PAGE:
Belt driven hub gears....

CoalTheCatCoalTheCat Posts: 91
edited March 2016 in Commuting general
What do people think if this....? Are there any others I should be thinking about?

http://www.focus-bikes.com/gb/en/bikes/ ... lanet.html

Posts

  • The RookieThe Rookie Posts: 27,510
    Belts are not lasting as long as originally claimed, hub gears work Ok, some people don't like the extra weight at the rear, also the 8 speed have a bit of a gap between some of the ratios that you get, but if you 'get it' then they are good for a commuter.

    Price isnt mentioned though.....
  • nicklousenicklouse Posts: 82,097 Lives Here
    CoalTheCat wrote:
    What do people think if this....? Are there any others I should be thinking about?

    http://www.focus-bikes.com/gb/en/bikes/ ... lanet.html
    I rode one of them when the came out.

    loved it.
    "Do not follow where the path may lead, Go instead where there is no path, and Leave a Trail."
    Parktools :?:SheldonBrown
  • So the belt comes with a lifetime maintenance free guarantee. And I think we are talking about £8-900.

    This will be a commuter and family bike ride bike…
  • asprillaasprilla Posts: 8,317
    I had a Civia Bryant a few years ago; belt drive, alfine hub, rack, guards and discs. It was for my wife and I to share and for me to commute on when the weather was really bad.

    As has been mentioned, it was very heavy at the back and there were some weird gaps in the gearing. Changing an innertube is a massive pain, so I'd only recommend Marathon Plus tyres which completely ruined the ride. Also getting the belt tension right after making a change by the road side was an ache; I got it wrong and snapped one. Literal ball ache. Had to walk home as there wasn't anything you could do to effect a repair.

    I wouldn't do it again.
    Mud - Genesis Vapour CCX
    Race - Fuji Norcom Straight
    Sun - Cervelo R3
    Winter / Commute - Dolan ADX
  • are the back wheels that much of a ball ache to get off? What extra is involved, the chap in the shop suggested it was a simple linkage?
  • asprillaasprilla Posts: 8,317
    It looks to be simpler on that Focus as it's using vertical drop outs, but that does make me wonder how easy it is to get the belt on and off the rear sprocket.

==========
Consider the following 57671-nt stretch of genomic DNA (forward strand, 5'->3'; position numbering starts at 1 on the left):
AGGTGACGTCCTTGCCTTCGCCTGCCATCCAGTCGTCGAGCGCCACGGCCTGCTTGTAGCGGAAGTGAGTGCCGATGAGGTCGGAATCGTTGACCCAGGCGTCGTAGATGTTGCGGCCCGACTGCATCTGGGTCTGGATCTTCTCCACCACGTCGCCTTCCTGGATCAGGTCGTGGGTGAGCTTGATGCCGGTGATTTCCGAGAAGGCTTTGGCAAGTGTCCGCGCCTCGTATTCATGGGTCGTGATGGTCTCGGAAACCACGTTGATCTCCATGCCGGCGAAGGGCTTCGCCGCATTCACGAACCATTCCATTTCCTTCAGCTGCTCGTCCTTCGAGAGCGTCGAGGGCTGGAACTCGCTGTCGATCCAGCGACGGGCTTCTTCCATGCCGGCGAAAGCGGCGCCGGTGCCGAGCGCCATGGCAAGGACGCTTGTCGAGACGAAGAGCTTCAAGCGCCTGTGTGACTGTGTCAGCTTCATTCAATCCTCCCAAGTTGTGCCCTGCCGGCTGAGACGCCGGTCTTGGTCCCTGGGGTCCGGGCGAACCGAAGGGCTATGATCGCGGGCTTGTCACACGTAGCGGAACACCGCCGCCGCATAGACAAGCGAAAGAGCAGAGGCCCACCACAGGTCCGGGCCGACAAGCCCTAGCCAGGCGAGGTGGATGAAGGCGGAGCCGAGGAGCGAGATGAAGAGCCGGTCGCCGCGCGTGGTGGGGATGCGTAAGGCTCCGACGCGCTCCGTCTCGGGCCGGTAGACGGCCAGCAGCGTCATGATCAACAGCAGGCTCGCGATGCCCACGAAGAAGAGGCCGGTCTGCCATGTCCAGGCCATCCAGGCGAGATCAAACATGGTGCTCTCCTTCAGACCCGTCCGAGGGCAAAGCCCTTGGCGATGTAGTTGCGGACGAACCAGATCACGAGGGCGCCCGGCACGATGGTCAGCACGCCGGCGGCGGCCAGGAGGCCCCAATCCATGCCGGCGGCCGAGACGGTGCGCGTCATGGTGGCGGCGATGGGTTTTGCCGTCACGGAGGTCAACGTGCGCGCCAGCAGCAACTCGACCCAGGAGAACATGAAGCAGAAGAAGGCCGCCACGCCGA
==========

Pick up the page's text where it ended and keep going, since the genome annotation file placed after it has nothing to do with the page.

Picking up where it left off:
My Civia used horizontal drop-outs so you had to unbolt the axle, loosen and remove the chain tugs, remove the shifter cable from it's slot on the side of the hub and then pull the wheel out. You only needed to undo the coupler on the seat stay if you wanted to take the belt off. Getting the shifter cable in and out was tricky and I used to keep needle-nose pliers in my pannier just in case (on a freezing snowy day they were a god send).

    Using horizontal dropouts meant that you could put the belt on slack and then adjust the tension. Using vertical drop outs means that the belt will be under it's desired tension as you either put it onto the sprocket or as you put the axle into the drop-outs. Not sure what the prefered technique it.

    I understand that belts have changed a little since I had one and they now have a central track as opposed to just teeth so that might make things easier or harder, depending on how you are supposed to do it.

    I'd ask to try it first, or at least get a demo.

    Also, thinking about it, it felt to me like there was a lot of transmission loss in an Alfine hub, certainly more than a rear mech.
    Mud - Genesis Vapour CCX
    Race - Fuji Norcom Straight
    Sun - Cervelo R3
    Winter / Commute - Dolan ADX
  • My LBS is setting one up on a turbo trainer on Saturday and if the weather is fine letting me out on the road on it. I will report back.
  • alan shermanalan sherman Posts: 1,634
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